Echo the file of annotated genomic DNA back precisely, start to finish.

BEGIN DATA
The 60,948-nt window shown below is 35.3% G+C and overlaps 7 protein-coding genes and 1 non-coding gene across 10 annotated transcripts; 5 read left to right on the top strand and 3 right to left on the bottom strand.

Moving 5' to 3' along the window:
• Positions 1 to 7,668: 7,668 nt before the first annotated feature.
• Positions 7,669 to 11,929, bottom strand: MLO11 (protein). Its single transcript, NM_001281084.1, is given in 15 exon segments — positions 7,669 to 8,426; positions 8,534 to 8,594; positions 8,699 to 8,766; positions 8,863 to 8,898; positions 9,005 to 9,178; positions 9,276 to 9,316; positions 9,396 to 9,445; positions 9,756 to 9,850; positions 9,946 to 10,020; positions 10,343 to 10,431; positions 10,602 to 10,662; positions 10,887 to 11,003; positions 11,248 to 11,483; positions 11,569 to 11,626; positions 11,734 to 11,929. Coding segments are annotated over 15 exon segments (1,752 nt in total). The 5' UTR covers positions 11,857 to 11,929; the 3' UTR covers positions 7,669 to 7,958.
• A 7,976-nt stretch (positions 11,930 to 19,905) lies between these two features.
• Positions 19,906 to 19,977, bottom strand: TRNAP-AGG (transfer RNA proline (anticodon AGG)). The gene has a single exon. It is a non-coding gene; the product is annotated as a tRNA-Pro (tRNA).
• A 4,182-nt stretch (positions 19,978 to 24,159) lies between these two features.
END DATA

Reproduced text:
The 60,948-nt window shown below is 35.3% G+C and overlaps 7 protein-coding genes and 1 non-coding gene across 10 annotated transcripts; 5 read left to right on the top strand and 3 right to left on the bottom strand.

Moving 5' to 3' along the window:
• Positions 1 to 7,668: 7,668 nt before the first annotated feature.
• Positions 7,669 to 11,929, bottom strand: MLO11 (protein). Its single transcript, NM_001281084.1, is given in 15 exon segments — positions 7,669 to 8,426; positions 8,534 to 8,594; positions 8,699 to 8,766; positions 8,863 to 8,898; positions 9,005 to 9,178; positions 9,276 to 9,316; positions 9,396 to 9,445; positions 9,756 to 9,850; positions 9,946 to 10,020; positions 10,343 to 10,431; positions 10,602 to 10,662; positions 10,887 to 11,003; positions 11,248 to 11,483; positions 11,569 to 11,626; positions 11,734 to 11,929. Coding segments are annotated over 15 exon segments (1,752 nt in total). The 5' UTR covers positions 11,857 to 11,929; the 3' UTR covers positions 7,669 to 7,958.
• A 7,976-nt stretch (positions 11,930 to 19,905) lies between these two features.
• Positions 19,906 to 19,977, bottom strand: TRNAP-AGG (transfer RNA proline (anticodon AGG)). The gene has a single exon. It is a non-coding gene; the product is annotated as a tRNA-Pro (tRNA).
• A 4,182-nt stretch (positions 19,978 to 24,159) lies between these two features.